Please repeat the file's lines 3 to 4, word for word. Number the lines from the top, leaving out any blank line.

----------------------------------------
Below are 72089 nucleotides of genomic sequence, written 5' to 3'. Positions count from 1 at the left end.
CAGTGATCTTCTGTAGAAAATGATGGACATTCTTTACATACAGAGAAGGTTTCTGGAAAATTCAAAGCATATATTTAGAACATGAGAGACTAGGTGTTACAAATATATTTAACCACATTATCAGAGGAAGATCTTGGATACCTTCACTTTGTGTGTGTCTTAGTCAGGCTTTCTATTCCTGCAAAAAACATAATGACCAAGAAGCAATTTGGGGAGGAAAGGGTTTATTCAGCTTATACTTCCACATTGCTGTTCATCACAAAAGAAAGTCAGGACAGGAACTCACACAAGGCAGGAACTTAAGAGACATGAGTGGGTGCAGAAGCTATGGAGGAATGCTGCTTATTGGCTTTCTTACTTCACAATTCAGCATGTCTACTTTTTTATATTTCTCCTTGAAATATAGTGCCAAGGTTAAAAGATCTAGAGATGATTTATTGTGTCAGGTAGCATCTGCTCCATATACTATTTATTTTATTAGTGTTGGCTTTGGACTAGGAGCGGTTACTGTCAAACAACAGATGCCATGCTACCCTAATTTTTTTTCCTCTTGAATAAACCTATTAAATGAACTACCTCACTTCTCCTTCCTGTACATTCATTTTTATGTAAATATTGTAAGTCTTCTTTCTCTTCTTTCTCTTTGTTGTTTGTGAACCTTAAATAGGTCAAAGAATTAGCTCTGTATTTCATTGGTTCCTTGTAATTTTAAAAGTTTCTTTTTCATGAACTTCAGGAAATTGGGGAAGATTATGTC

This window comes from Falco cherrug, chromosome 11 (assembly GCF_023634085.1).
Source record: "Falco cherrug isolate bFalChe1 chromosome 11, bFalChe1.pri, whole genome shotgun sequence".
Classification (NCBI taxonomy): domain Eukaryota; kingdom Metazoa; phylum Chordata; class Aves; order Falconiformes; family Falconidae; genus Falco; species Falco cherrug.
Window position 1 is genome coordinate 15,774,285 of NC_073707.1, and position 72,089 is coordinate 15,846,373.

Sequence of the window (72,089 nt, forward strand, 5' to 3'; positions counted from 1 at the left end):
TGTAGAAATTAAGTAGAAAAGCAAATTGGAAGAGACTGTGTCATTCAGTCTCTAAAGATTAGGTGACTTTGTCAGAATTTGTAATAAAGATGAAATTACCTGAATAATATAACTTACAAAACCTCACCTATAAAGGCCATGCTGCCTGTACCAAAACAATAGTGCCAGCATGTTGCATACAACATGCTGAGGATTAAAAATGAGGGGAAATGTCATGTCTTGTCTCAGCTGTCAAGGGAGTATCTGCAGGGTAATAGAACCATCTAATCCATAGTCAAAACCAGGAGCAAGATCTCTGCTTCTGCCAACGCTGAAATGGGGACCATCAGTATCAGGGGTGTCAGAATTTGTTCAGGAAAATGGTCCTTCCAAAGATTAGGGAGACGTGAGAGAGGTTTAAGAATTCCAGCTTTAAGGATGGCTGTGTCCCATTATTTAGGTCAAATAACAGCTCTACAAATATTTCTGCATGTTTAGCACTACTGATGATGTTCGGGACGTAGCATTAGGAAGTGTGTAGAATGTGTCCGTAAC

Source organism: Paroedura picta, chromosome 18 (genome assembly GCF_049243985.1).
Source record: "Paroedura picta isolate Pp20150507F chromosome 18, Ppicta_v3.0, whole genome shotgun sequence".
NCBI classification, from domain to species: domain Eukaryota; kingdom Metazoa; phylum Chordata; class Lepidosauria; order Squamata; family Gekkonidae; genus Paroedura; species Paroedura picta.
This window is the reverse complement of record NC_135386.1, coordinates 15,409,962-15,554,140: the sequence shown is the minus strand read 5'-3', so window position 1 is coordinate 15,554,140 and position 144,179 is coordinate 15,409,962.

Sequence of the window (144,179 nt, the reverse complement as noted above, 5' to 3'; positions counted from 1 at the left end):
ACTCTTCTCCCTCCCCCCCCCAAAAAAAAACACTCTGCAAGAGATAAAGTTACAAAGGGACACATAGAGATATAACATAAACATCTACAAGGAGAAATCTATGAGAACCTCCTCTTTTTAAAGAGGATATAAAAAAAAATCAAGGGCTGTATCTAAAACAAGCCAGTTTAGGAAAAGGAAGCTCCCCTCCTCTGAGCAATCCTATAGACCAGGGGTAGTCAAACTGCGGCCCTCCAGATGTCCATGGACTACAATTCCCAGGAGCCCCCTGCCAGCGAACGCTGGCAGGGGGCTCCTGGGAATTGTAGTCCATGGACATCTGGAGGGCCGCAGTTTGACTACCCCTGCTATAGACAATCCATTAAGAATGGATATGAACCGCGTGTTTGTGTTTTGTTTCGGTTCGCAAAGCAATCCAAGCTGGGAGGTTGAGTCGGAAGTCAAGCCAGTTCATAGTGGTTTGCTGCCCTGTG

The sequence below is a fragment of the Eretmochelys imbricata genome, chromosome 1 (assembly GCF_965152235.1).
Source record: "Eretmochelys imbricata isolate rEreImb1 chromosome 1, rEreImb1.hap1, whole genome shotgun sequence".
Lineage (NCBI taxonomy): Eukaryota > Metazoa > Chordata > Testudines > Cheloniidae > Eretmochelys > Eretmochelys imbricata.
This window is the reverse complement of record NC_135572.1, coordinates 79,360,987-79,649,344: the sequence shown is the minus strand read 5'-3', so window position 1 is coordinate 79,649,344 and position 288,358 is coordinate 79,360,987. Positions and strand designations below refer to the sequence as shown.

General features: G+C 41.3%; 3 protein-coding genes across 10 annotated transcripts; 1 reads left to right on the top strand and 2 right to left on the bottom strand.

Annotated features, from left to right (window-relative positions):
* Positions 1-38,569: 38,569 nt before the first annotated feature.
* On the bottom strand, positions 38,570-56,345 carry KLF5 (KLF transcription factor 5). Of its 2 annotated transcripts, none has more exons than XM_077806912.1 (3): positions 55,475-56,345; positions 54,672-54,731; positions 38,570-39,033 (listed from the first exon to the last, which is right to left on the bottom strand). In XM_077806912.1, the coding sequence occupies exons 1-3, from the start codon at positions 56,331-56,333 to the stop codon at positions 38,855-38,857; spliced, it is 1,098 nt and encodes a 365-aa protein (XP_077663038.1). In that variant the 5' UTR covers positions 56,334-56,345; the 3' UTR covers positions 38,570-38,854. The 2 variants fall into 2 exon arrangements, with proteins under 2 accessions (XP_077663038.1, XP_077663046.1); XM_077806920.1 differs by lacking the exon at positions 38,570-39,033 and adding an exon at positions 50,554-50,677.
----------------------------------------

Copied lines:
This window comes from Falco cherrug, chromosome 11 (assembly GCF_023634085.1).
Source record: "Falco cherrug isolate bFalChe1 chromosome 11, bFalChe1.pri, whole genome shotgun sequence".